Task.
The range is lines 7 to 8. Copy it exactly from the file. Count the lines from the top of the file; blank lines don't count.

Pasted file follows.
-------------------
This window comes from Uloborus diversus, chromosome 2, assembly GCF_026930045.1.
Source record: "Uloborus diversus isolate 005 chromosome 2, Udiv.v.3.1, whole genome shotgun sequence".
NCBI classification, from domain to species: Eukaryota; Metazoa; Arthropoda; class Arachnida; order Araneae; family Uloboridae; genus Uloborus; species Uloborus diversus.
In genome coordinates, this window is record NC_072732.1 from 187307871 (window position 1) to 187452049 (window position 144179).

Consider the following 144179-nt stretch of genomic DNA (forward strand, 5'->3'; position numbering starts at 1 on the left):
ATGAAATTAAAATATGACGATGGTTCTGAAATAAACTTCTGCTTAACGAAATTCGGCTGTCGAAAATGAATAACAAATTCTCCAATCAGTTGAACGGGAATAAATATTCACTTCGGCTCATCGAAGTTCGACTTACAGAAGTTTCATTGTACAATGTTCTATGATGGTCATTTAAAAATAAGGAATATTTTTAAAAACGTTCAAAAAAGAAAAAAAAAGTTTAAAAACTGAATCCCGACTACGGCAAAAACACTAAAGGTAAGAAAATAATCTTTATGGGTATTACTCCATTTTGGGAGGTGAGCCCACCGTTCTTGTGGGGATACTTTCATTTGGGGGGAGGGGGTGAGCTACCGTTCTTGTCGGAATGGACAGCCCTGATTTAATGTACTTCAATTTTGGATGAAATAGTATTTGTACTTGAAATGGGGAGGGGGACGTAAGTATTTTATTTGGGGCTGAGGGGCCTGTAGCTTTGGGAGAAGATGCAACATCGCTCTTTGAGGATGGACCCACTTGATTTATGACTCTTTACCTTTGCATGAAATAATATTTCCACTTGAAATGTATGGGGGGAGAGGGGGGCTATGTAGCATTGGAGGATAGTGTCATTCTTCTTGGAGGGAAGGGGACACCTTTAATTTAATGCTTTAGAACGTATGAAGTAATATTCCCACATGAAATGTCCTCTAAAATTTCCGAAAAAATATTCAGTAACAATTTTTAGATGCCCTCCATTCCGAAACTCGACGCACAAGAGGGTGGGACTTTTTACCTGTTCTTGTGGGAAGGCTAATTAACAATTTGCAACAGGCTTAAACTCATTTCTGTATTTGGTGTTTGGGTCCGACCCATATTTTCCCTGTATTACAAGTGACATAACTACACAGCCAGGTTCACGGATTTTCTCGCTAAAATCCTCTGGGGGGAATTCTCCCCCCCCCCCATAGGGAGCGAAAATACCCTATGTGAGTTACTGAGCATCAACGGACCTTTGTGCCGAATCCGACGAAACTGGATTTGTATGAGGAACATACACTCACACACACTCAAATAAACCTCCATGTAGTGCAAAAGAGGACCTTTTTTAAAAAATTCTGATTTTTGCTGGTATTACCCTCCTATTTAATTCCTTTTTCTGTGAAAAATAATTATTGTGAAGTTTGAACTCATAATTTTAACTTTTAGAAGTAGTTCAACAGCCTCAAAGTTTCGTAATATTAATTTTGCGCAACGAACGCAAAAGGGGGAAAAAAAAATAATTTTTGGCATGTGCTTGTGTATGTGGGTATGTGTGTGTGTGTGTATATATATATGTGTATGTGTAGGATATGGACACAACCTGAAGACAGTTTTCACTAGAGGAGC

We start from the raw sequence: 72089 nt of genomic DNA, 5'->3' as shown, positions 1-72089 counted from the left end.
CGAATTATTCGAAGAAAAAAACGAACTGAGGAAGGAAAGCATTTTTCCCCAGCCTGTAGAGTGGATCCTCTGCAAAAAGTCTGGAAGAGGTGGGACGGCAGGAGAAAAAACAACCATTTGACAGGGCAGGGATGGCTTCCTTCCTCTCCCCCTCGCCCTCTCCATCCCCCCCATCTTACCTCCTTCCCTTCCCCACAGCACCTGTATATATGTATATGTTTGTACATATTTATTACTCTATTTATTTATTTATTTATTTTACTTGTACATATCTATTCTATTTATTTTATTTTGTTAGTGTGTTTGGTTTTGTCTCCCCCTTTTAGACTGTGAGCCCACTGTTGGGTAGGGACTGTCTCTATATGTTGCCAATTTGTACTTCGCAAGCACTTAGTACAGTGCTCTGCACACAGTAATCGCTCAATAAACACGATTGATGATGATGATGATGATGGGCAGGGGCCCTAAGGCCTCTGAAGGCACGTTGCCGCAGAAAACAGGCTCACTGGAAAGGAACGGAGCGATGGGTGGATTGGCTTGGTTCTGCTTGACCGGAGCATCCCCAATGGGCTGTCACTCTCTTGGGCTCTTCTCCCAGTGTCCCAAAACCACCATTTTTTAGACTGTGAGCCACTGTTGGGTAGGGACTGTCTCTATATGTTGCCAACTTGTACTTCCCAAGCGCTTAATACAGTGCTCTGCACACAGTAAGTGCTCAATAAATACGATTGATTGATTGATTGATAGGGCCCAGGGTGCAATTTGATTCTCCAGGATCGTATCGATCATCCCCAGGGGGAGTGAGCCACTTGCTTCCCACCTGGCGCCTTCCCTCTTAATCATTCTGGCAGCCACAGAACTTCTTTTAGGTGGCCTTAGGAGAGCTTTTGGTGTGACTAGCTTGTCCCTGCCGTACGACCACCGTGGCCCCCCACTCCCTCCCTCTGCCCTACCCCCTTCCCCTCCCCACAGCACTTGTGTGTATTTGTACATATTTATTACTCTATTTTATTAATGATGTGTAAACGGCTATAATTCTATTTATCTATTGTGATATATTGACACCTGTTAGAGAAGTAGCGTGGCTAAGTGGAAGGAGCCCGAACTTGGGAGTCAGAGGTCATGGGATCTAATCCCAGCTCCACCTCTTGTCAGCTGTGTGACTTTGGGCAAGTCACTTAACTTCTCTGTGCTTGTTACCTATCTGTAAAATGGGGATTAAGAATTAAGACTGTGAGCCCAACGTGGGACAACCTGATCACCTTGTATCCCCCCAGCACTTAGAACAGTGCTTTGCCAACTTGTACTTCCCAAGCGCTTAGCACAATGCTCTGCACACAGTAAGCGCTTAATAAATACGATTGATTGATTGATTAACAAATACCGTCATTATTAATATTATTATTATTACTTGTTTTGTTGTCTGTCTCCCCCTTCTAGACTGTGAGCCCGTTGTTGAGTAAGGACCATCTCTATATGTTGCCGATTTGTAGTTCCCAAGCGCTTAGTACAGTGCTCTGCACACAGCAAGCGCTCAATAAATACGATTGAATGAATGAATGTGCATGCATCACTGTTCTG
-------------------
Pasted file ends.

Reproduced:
We start from the raw sequence: 72089 nt of genomic DNA, 5'->3' as shown, positions 1-72089 counted from the left end.
CGAATTATTCGAAGAAAAAAACGAACTGAGGAAGGAAAGCATTTTTCCCCAGCCTGTAGAGTGGATCCTCTGCAAAAAGTCTGGAAGAGGTGGGACGGCAGGAGAAAAAACAACCATTTGACAGGGCAGGGATGGCTTCCTTCCTCTCCCCCTCGCCCTCTCCATCCCCCCCATCTTACCTCCTTCCCTTCCCCACAGCACCTGTATATATGTATATGTTTGTACATATTTATTACTCTATTTATTTATTTATTTATTTTACTTGTACATATCTATTCTATTTATTTTATTTTGTTAGTGTGTTTGGTTTTGTCTCCCCCTTTTAGACTGTGAGCCCACTGTTGGGTAGGGACTGTCTCTATATGTTGCCAATTTGTACTTCGCAAGCACTTAGTACAGTGCTCTGCACACAGTAATCGCTCAATAAACACGATTGATGATGATGATGATGATGGGCAGGGGCCCTAAGGCCTCTGAAGGCACGTTGCCGCAGAAAACAGGCTCACTGGAAAGGAACGGAGCGATGGGTGGATTGGCTTGGTTCTGCTTGACCGGAGCATCCCCAATGGGCTGTCACTCTCTTGGGCTCTTCTCCCAGTGTCCCAAAACCACCATTTTTTAGACTGTGAGCCACTGTTGGGTAGGGACTGTCTCTATATGTTGCCAACTTGTACTTCCCAAGCGCTTAATACAGTGCTCTGCACACAGTAAGTGCTCAATAAATACGATTGATTGATTGATTGATAGGGCCCAGGGTGCAATTTGATTCTCCAGGATCGTATCGATCATCCCCAGGGGGAGTGAGCCACTTGCTTCCCACCTGGCGCCTTCCCTCTTAATCATTCTGGCAGCCACAGAACTTCTTTTAGGTGGCCTTAGGAGAGCTTTTGGTGTGACTAGCTTGTCCCTGCCGTACGACCACCGTGGCCCCCCACTCCCTCCCTCTGCCCTACCCCCTTCCCCTCCCCACAGCACTTGTGTGTATTTGTACATATTTATTACTCTATTTTATTAATGATGTGTAAACGGCTATAATTCTATTTATCTATTGTGATATATTGACACCTGTTAGAGAAGTAGCGTGGCTAAGTGGAAGGAGCCCGAACTTGGGAGTCAGAGGTCATGGGATCTAATCCCAGCTCCACCTCTTGTCAGCTGTGTGACTTTGGGCAAGTCACTTAACTTCTCTGTGCTTGTTACCTATCTGTAAAATGGGGATTAAGAATTAAGACTGTGAGCCCAACGTGGGACAACCTGATCACCTTGTATCCCCCCAGCACTTAGAACAGTGCTTTGCCAACTTGTACTTCCCAAGCGCTTAGCACAATGCTCTGCACACAGTAAGCGCTTAATAAATACGATTGATTGATTGATTAACAAATACCGTCATTATTAATATTATTATTATTACTTGTTTTGTTGTCTGTCTCCCCCTTCTAGACTGTGAGCCCGTTGTTGAGTAAGGACCATCTCTATATGTTGCCGATTTGTAGTTCCCAAGCGCTTAGTACAGTGCTCTGCACACAGCAAGCGCTCAATAAATACGATTGAATGAATGAATGTGCATGCATCACTGTTCTG